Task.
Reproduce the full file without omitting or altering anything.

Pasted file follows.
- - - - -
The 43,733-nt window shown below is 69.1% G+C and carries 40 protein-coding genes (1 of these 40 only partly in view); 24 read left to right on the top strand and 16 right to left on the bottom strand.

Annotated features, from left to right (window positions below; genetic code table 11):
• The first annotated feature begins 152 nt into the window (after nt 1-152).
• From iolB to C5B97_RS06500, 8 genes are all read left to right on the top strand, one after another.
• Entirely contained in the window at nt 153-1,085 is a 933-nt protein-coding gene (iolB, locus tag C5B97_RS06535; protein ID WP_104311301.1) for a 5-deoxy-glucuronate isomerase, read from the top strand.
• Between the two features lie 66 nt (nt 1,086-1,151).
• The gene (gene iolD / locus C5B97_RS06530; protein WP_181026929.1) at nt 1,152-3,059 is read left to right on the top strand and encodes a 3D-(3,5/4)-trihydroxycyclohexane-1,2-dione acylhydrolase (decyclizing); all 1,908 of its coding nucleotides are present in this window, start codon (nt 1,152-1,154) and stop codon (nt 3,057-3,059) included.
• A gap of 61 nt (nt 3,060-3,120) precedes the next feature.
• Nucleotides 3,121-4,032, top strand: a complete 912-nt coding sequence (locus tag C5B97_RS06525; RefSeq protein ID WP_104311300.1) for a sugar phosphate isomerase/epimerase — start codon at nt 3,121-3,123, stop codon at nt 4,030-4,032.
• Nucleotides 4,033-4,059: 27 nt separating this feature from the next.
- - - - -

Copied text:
The 43,733-nt window shown below is 69.1% G+C and carries 40 protein-coding genes (1 of these 40 only partly in view); 24 read left to right on the top strand and 16 right to left on the bottom strand.

Annotated features, from left to right (window positions below; genetic code table 11):
• The first annotated feature begins 152 nt into the window (after nt 1-152).
• From iolB to C5B97_RS06500, 8 genes are all read left to right on the top strand, one after another.
• Entirely contained in the window at nt 153-1,085 is a 933-nt protein-coding gene (iolB, locus tag C5B97_RS06535; protein ID WP_104311301.1) for a 5-deoxy-glucuronate isomerase, read from the top strand.
• Between the two features lie 66 nt (nt 1,086-1,151).
• The gene (gene iolD / locus C5B97_RS06530; protein WP_181026929.1) at nt 1,152-3,059 is read left to right on the top strand and encodes a 3D-(3,5/4)-trihydroxycyclohexane-1,2-dione acylhydrolase (decyclizing); all 1,908 of its coding nucleotides are present in this window, start codon (nt 1,152-1,154) and stop codon (nt 3,057-3,059) included.
• A gap of 61 nt (nt 3,060-3,120) precedes the next feature.
• Nucleotides 3,121-4,032, top strand: a complete 912-nt coding sequence (locus tag C5B97_RS06525; RefSeq protein ID WP_104311300.1) for a sugar phosphate isomerase/epimerase — start codon at nt 3,121-3,123, stop codon at nt 4,030-4,032.
• Nucleotides 4,033-4,059: 27 nt separating this feature from the next.